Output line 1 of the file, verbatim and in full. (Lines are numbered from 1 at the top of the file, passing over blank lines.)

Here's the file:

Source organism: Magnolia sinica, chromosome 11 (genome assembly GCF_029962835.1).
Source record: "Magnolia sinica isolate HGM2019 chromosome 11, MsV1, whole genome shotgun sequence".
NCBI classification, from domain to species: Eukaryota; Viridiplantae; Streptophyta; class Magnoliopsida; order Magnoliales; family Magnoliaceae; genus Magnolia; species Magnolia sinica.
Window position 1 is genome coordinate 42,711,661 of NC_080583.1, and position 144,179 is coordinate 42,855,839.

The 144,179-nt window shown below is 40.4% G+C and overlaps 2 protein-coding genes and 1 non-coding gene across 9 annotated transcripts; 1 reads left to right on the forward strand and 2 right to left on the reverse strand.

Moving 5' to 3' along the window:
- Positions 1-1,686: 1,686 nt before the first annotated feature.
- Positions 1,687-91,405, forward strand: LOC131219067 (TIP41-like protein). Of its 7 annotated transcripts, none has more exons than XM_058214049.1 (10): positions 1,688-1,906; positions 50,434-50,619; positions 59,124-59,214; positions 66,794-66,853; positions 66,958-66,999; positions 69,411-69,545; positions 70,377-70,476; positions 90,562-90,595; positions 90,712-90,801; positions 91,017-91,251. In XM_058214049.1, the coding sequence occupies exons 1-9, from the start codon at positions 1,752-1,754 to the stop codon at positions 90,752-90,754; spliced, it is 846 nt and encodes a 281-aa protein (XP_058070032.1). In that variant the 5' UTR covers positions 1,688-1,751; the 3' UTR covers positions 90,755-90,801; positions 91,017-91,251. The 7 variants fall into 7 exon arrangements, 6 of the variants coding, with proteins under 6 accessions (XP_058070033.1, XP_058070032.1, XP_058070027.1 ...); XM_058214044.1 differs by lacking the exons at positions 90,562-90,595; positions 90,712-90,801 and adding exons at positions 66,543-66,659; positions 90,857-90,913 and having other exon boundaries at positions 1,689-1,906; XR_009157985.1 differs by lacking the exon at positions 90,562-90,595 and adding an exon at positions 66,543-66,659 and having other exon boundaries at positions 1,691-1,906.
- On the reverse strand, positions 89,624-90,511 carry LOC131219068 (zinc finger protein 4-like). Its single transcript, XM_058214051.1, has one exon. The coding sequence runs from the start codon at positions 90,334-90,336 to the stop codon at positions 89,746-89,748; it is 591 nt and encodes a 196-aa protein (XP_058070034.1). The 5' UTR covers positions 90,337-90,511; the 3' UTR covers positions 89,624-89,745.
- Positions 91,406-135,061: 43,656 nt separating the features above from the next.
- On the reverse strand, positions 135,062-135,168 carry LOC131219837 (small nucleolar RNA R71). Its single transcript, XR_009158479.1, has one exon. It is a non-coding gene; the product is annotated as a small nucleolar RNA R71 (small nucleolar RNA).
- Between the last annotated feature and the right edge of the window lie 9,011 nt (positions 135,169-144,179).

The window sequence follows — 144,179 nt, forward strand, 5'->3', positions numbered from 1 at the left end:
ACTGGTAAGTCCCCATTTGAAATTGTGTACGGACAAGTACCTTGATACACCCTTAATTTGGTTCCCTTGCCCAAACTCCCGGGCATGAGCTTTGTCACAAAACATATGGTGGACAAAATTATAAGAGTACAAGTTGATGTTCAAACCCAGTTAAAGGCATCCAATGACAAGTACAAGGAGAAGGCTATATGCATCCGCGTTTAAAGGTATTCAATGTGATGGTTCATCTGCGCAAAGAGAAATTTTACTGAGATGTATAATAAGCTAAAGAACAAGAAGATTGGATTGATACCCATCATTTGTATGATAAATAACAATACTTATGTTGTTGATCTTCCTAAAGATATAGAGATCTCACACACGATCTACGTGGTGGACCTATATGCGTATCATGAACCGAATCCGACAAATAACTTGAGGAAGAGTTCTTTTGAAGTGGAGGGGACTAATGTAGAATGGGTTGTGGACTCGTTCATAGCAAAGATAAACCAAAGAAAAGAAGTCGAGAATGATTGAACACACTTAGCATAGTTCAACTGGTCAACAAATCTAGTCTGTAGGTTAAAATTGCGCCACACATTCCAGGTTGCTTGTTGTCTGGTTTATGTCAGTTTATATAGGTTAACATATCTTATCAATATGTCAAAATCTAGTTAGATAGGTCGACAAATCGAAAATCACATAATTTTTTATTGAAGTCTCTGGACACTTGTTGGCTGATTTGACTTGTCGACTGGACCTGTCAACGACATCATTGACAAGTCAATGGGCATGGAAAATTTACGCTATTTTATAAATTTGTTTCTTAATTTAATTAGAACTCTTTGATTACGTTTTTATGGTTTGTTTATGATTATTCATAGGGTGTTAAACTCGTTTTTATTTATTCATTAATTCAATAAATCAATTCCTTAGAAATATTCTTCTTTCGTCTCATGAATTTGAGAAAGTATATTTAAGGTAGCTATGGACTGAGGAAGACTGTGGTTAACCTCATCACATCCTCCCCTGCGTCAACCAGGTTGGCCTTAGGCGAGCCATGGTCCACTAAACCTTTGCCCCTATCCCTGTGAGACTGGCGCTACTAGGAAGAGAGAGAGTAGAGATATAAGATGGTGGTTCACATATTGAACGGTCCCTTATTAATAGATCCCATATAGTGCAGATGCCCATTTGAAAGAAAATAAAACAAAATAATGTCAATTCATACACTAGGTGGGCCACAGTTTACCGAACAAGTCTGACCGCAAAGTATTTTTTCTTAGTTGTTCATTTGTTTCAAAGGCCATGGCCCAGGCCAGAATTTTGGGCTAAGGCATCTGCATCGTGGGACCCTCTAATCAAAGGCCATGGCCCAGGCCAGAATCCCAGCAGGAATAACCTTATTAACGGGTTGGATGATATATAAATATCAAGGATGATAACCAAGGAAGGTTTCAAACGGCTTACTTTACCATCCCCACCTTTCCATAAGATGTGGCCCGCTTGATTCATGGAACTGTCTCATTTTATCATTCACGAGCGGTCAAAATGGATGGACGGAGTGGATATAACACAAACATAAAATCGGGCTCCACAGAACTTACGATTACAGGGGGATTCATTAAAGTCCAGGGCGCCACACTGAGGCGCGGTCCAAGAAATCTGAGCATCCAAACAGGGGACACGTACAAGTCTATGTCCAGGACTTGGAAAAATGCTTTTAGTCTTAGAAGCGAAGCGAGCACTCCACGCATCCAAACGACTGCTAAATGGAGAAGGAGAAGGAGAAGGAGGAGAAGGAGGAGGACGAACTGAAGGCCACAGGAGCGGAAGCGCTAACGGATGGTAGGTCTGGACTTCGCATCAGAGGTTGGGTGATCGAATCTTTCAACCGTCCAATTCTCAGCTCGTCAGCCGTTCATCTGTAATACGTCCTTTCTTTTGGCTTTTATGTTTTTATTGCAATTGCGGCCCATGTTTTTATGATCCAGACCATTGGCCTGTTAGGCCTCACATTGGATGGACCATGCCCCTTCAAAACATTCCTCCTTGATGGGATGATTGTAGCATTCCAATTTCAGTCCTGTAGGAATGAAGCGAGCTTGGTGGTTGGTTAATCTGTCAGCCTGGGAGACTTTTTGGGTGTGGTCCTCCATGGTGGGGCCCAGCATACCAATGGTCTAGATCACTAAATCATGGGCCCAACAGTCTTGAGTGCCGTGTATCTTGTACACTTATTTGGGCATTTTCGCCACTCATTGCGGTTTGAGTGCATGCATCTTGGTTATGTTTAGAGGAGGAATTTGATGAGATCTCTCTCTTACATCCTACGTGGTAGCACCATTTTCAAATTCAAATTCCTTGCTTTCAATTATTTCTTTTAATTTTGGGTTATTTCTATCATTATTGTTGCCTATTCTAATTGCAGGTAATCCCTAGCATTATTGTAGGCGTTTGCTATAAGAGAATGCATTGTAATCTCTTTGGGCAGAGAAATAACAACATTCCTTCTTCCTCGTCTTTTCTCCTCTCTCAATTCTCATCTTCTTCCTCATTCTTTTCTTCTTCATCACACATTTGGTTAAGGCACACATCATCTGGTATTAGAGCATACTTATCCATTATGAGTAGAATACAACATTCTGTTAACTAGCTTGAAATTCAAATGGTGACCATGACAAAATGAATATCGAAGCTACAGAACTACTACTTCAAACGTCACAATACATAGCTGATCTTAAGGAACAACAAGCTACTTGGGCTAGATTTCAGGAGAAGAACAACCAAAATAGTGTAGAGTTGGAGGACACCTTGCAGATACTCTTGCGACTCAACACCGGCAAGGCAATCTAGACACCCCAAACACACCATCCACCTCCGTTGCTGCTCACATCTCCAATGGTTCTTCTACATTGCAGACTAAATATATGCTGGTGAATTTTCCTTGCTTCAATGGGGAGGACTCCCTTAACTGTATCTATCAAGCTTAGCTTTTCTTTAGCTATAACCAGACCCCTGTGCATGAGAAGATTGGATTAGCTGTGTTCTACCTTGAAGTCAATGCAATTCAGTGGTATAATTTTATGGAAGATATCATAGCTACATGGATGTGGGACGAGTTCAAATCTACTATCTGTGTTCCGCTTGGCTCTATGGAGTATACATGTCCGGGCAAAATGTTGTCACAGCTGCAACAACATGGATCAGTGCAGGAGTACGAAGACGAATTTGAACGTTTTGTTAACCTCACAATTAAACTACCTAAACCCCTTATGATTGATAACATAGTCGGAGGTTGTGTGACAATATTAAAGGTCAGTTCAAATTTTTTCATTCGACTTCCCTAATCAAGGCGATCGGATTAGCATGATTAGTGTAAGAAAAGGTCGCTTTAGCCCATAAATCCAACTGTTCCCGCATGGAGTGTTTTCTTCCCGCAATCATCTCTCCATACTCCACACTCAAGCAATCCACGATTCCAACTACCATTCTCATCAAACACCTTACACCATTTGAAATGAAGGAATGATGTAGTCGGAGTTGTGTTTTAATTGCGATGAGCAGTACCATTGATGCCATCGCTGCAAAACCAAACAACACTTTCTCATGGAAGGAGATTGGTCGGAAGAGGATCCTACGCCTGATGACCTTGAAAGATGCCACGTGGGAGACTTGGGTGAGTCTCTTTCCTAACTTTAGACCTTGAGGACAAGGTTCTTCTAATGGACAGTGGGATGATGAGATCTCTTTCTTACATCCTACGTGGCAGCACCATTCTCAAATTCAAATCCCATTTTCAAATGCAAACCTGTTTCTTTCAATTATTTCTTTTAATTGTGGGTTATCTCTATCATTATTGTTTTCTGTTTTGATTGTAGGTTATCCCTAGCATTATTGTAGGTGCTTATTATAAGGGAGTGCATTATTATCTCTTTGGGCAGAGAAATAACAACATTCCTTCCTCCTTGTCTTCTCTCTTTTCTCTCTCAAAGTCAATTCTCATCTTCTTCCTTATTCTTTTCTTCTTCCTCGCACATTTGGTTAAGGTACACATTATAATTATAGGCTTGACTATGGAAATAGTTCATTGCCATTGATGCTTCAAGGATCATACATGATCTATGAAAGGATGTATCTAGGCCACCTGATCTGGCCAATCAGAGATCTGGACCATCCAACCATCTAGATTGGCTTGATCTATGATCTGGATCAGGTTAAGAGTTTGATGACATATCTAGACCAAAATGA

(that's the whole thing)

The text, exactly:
Source organism: Magnolia sinica, chromosome 11 (genome assembly GCF_029962835.1).